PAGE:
Radioactive water leaking under the Indian Point Nuclear Power plant site
and into the ground has grown to roughly the size of the Central Park
Reservoir, plant officials told the Daily News.

Cleanup of the leaks at the aging Westchester County plant, 24 miles
upstream from New York City on the Hudson River, is set to start by the end
of the month, said Don Mayer, director of special projects for Entergy,
which runs the plant.

But even as the long-planned fix begins, the size of the problem continues
to grow.

“The underground area has contaminated water that is 50 to 60 feet deep,”
said Mayer. “There is also another area, or underground plume, that is about
30 feet wide by 350 feet long.”

Nearby residents and environmental advocacy groups, including Robert F.
Kennedy’s Riverkeeper, fear the radiation will seep into underground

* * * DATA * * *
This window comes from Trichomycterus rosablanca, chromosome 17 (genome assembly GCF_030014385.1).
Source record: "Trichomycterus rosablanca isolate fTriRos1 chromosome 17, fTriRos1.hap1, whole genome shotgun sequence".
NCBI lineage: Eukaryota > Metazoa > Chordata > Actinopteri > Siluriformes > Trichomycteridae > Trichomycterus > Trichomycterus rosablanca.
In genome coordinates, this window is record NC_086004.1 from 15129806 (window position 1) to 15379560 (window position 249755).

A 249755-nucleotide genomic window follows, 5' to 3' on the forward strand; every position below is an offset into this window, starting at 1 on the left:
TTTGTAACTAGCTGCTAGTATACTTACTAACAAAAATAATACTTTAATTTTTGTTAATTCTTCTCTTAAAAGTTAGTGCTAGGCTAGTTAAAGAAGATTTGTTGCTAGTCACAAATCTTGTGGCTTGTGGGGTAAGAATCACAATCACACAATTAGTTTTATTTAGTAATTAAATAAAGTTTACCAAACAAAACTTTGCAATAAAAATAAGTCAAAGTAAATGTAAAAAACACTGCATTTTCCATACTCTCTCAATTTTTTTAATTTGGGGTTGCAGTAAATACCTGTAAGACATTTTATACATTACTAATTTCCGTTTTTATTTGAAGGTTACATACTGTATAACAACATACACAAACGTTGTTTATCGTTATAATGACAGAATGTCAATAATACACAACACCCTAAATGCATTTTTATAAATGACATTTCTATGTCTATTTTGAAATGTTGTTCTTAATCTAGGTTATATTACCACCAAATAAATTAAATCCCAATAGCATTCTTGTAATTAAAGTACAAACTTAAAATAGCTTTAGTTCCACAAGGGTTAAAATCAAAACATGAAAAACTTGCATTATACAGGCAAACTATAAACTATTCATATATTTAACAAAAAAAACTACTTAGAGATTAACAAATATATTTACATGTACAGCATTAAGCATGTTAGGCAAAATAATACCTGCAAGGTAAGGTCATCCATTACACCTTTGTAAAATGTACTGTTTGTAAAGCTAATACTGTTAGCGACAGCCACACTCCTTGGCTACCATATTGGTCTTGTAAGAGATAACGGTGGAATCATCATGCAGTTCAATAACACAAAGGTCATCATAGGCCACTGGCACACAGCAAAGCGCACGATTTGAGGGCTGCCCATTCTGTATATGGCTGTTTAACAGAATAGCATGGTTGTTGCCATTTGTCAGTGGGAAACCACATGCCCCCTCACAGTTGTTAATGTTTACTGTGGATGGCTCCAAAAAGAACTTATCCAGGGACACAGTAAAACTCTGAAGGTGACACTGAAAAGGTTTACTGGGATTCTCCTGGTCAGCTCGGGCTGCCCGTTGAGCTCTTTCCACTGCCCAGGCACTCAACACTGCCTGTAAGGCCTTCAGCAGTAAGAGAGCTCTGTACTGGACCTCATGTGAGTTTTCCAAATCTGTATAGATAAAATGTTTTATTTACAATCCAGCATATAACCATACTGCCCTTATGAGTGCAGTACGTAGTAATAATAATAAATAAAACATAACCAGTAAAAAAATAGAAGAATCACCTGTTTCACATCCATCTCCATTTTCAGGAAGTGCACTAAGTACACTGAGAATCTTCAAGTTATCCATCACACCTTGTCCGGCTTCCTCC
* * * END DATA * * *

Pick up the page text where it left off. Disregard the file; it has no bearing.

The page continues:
aquifers and reach public drinking supplies.

“Tens of thousands of gallons of water are leaching out into the ground, but
most of it is going into the river. It’s a serious problem,” said Phillip
Musegaas, a policy analyst with the Riverkeeper.

Entergy, which has dug 54 wells to monitor and detect contamination in the
ground water, maintains the drinking water is safe. Drinking supplies tested
2 miles from the plant last spring were found free of radioactive
contaminants, according to Entergy and the Nuclear Regulatory Commission.

The leaks are believed to be coming from spent-fuel pools and other areas
around the reactors. “One area is predominantly leaking tritium and the other Strontium-90,” Mayer said.

Strontium-90 is a radioactive isotope that increases the risk of cancer, and
tritium is carcinogenic and mutagenic, according to experts from the
National Academies of Science.

“We want to remediate that and try to contain the water and control where it
flows,” Mayer said.

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